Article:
What I Would Have Said

Vinny

Today, I honored the life of a man who could always make me smile when I needed it most. He brought joy to everyone who had the privilege of knowing him – and he gladly extended that privilege with a warmth and immediacy that made you feel important and understood. He cared how everyone felt, but he didn’t care what anyone thought about him.

I worked with Vinny for nearly three years, and in that time, I laughed to the point of tears on more occasions than I can count. How achingly fitting that sentiment seems now. My mind is struggling to comprehend the permanence of his absence, and yet I can still summon that boisterous, defiant laugh of his from memory.

When I left my job, I assumed on some level that I would cross paths with all of my former coworkers again someday. I envisioned business carrying on as usual, hoping my friends were all continuing to be happy, healthy, and successful. My last day at this company remains a blur of thank yous, well wishes, and goodbyes that were really meant to be see-you-soons.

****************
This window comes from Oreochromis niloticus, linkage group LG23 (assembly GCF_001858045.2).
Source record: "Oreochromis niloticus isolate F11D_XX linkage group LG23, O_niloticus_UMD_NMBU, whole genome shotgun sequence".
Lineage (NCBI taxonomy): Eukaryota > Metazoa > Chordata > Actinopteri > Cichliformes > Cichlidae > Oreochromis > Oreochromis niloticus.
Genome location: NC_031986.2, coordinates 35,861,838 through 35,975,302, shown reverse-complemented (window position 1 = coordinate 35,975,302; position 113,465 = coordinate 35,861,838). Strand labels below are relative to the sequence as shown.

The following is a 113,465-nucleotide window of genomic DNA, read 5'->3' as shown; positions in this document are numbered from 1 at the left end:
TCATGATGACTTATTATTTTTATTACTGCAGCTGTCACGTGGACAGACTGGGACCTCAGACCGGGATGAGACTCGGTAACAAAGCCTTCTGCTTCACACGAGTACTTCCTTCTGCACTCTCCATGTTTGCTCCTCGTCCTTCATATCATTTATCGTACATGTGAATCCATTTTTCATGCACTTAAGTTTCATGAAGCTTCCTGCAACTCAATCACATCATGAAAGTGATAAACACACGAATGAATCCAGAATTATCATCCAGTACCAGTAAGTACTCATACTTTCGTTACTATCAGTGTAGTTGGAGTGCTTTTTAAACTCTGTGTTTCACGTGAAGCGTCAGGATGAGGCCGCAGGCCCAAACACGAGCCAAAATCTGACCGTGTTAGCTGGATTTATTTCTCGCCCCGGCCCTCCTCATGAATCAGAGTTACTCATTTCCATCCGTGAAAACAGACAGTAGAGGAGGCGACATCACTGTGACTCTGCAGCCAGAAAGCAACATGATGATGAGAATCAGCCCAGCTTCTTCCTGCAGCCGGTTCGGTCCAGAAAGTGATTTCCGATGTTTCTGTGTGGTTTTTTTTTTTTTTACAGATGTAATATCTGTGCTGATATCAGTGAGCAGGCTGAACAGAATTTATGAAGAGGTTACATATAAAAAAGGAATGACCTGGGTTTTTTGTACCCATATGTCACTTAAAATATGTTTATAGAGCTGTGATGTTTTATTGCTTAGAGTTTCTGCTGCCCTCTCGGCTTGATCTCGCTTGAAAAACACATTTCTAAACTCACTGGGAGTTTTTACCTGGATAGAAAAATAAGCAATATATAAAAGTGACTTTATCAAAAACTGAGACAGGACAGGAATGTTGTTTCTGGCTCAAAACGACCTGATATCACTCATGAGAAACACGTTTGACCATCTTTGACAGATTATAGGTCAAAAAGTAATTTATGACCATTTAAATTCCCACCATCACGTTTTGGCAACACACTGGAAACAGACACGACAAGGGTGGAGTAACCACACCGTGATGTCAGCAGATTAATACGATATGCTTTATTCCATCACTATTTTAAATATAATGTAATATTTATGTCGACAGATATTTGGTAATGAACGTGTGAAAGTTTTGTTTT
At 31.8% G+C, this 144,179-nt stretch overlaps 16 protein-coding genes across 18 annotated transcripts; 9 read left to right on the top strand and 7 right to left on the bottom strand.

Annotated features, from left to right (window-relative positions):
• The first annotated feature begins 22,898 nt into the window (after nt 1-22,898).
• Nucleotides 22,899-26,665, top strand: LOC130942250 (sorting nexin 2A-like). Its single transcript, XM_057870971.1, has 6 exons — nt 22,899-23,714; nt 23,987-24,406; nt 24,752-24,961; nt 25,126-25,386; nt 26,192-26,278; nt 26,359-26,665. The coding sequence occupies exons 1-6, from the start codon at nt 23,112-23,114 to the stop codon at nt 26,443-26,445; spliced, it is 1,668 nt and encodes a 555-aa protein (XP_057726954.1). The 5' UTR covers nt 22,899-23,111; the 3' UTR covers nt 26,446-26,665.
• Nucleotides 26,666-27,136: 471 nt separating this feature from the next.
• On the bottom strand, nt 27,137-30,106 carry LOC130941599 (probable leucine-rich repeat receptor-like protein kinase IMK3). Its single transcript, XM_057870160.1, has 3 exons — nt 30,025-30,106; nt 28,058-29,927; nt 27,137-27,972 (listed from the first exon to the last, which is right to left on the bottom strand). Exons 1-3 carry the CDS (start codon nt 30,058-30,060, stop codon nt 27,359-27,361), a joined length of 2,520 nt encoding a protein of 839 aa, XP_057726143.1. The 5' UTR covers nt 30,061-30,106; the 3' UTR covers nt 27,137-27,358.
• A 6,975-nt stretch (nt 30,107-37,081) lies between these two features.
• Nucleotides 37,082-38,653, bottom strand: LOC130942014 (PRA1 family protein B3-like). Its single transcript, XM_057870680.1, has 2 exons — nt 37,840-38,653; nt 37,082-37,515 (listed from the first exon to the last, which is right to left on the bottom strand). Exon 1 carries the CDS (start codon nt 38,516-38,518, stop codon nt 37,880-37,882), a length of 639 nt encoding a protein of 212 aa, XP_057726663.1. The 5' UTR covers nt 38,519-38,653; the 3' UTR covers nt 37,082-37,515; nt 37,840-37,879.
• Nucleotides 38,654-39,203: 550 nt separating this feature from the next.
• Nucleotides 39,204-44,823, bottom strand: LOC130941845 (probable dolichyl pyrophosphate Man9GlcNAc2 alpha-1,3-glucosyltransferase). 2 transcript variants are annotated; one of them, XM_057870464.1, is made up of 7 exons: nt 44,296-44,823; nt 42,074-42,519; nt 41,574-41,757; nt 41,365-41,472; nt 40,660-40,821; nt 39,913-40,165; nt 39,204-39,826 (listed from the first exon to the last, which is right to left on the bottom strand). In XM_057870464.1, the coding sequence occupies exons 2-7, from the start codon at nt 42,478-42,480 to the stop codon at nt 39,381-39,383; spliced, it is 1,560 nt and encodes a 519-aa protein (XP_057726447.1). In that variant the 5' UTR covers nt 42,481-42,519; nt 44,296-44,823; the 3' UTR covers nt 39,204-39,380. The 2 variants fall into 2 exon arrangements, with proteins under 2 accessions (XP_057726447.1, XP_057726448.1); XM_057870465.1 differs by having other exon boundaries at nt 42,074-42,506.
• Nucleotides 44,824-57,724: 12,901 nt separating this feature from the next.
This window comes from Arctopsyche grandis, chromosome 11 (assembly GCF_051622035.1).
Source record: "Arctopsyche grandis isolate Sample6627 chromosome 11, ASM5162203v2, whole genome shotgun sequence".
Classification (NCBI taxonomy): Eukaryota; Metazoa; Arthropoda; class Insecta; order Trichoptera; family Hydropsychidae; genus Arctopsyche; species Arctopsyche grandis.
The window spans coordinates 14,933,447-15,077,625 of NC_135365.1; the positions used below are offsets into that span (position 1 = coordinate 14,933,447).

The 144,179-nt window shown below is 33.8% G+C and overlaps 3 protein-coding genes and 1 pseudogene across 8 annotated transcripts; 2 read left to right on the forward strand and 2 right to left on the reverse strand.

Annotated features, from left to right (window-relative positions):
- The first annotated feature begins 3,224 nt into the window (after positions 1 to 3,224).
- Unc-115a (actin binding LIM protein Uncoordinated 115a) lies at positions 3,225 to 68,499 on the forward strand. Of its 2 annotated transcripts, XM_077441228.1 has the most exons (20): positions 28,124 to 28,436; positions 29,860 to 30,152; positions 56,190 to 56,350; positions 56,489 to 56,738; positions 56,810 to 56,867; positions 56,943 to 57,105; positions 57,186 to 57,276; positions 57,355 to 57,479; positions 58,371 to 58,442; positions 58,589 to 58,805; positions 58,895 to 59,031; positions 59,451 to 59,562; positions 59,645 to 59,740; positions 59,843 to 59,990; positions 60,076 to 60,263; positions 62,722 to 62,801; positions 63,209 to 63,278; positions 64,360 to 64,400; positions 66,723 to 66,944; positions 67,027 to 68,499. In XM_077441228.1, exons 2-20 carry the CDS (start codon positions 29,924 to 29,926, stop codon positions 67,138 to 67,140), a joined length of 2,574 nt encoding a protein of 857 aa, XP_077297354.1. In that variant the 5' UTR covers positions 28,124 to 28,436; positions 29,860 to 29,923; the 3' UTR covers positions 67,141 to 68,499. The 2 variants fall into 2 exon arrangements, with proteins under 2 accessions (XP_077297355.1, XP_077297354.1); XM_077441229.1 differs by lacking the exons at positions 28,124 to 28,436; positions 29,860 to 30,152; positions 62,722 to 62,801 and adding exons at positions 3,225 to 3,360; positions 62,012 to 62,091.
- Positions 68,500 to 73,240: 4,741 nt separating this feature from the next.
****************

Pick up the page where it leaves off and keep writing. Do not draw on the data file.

At the time, I didn’t know that one of those goodbyes really was a goodbye. I didn’t say anything particularly profound or memorable. I didn’t tell this man how much he really meant to be, how much he enriched my life just by being himself, or how grateful I was to have known him.

I didn’t say that I’ll think of him (and Vanessa) every Halloween for the rest of my life. I didn’t thank him again for running alongside me three years ago at the Techie 10K when I could barely finish the race. I didn’t ask to see his tattoo one last time, although I know he would’ve shown me without hesitation (and a manager would’ve walked up at that precise moment, like clockwork).

I didn’t commend him for his bravery or express my gratitude for his service in the Navy. I didn’t tell him how much I admired him for being the sole provider for his family, or how deeply I respected him for being able to laugh in the face of adversity. I didn’t let him know that a conversation with him was often the highlight of my day, or how intently I would miss him from that day forward.

I didn’t say any of that, and now I won’t ever get the chance. I’m left with that hollow-yet-heavy burden of what I would have said.

As understanding as Vinny was, I don’t think he’d be able to relate to this problem. Unlike most of us, Vinny didn’t carry this burden of withheld words. He always spoke his mind, no matter what. His memory serves as a painful reminder to express how we feel when we still have the opportunity.

Most of us only contemplate the fragility of our own lives when someone we love loses theirs. How feeble our fears, worries, and misunderstandings seem when we face a true tragedy.

I hope I never have to wonder what I would have said ever again. I owe that to Vinny.

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